Thursday, June 21, 2012

Afi - and the mute shall speak...

Another example of love in action from the writers:

“Every moment of my life is difficult to survive. I struggle greatly, and I struggle alone,” Afi says with tear-filled eyes that testify to the pain she has suffered for the last four years. As she speaks of the suffering she has endured, she takes a rag to wipe the tears streaming down her scarred face and recounts her story with courage and grace.

Afi suffers from a disorder called epilepsy. She can suddenly have seizures that force her body into debilitating tremors. One day in 2008, Afi was cooking over a fire with her one-month-old son strapped to her back. Suddenly, she felt ill and thought she needed to sit down. Before she had time to react, her body went into a seizure, forcing her to fall face-first into the fire. She lay there in the fire, seizing helplessly. Luckily, her infant son was not harmed, but the damage to Afi was brutal. She suffered severe burns on her face, neck, hands, and legs.

Afi tried to go to a hospital to get medical help, but the hospital turned her away because she had no one to take care of her son. As her wounds began to heal, her skin started to contract, pulling her face down and her shoulder upwards. The injuries became her shackles over the next four years. Afi’s husband left her because he could not stand to look at her. Riddled with guilt, he ended up committing suicide, leaving Afi to be the sole parent to their three children.

People believed that Afi’s deformity was the result of a curse. She was no longer able to sell fruit in the market because people were too afraid of her. She was forced into a life of isolation, with only her children to help her. The village would no longer allow Afi to walk through the center, touch anything, or be near anybody. When children caught a glimpse of Afi's face, they ran away in fear. She had to hide in her home. If she wanted to go anywhere, she had to sneak around the outskirts of town.

Recently, she went to the hospital again, desperately seeking help. Catching a glimpse of a TV, she heard that Mercy Ships was coming to Togo, West Africa. Afi wrote down the dates. Leaving her children with her father-in-law, Afi tried to get to the port. Relentlessly, she made three trips to the port gates, each time being turned away by the local security. Finally, she was allowed through and examined by Mercy Ships crew.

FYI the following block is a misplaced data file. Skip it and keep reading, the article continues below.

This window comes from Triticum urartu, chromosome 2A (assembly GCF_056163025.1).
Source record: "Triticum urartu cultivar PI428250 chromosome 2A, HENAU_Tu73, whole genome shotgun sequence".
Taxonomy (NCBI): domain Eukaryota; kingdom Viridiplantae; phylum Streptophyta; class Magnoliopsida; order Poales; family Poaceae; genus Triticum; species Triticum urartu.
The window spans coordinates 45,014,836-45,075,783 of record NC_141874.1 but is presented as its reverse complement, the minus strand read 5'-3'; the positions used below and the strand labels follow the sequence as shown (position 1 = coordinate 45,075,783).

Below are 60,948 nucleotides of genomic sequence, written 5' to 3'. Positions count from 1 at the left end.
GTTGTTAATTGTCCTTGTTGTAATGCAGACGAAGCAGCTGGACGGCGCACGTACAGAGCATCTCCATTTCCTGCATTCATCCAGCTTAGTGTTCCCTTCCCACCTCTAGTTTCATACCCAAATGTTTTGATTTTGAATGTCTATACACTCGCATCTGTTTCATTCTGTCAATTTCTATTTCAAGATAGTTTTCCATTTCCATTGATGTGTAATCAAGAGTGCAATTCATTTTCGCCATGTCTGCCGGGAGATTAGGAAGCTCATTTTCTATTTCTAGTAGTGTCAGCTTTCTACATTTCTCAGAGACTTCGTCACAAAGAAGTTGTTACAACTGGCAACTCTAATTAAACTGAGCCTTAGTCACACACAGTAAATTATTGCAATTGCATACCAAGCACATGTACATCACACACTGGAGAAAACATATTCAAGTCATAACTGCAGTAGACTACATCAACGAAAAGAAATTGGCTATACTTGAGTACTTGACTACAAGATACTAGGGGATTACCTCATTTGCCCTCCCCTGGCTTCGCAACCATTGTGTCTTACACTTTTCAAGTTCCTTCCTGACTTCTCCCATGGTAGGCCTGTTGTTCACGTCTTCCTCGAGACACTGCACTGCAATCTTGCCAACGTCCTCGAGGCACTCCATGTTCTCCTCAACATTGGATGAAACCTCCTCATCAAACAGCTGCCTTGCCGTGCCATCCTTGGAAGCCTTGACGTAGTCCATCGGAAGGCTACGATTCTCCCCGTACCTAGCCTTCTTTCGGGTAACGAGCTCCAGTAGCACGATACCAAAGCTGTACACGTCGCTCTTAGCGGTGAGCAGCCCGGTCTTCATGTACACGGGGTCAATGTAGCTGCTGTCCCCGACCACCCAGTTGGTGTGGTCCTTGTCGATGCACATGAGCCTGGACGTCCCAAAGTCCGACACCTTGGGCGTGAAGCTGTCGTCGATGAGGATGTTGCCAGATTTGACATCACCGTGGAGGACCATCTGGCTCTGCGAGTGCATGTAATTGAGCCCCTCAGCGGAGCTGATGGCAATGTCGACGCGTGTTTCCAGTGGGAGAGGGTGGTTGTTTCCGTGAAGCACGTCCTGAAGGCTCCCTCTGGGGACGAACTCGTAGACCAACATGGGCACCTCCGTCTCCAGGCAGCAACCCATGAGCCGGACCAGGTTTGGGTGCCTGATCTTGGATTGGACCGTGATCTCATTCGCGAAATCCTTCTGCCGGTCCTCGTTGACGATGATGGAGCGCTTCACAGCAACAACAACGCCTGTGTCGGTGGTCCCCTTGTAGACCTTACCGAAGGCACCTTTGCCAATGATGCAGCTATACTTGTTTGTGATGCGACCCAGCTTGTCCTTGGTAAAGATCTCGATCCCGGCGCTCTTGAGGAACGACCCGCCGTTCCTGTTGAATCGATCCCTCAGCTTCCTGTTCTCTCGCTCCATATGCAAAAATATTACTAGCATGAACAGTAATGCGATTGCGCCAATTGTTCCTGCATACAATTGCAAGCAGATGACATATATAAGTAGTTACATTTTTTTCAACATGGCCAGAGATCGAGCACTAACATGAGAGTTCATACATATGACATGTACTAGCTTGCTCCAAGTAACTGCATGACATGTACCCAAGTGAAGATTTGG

It was a wonderful day when she was given her appointment card. “I know now that things are going to be better. I can tell my life will move in that direction,” Afi says as she spends her days on her hospital bed onboard the Africa Mercy. Afi’s surgery will release the contracted skin, allowing her neck and shoulder to move again. Her eyelids and lips will be released and repaired. She will receive function and movement again – release from the shackles, the injuries that have held her captive.

She has already had a taste of how much better her life will be. Mercy Ships crew are not afraid of her, and they look her in the eyes. This is the start of a new life, with new hope and a new future. She smiles through her tears saying, “Thank you for everything, and thank you to everybody. I now see a new life coming my way. I pray God will help me each step of the way.”

Afi was very cautious when she first arrived, not sure of how anyone would treat her.
Afi on the day of her arrival to the Africa Mercy.
Afi waits in the ward, healing after her surgery on her neck, eyelids, and lips.
After surgery, Afi is served dinner in the ward.
Afi is so touched by the fact that the Mercy Ships crew are not afraid to touch her.
Afi worships with friends in the church service held in the wards. 
Afi gives her testimony in the ward church service on the Sunday of her departure.
Afi is sad to leave the Africa Mercy, where she has received so much love and support.
She says goodbye to Mercy Ships, with hopes to return for further reconstruction.
She leaves with a new hope that keeps her head held high.

No comments: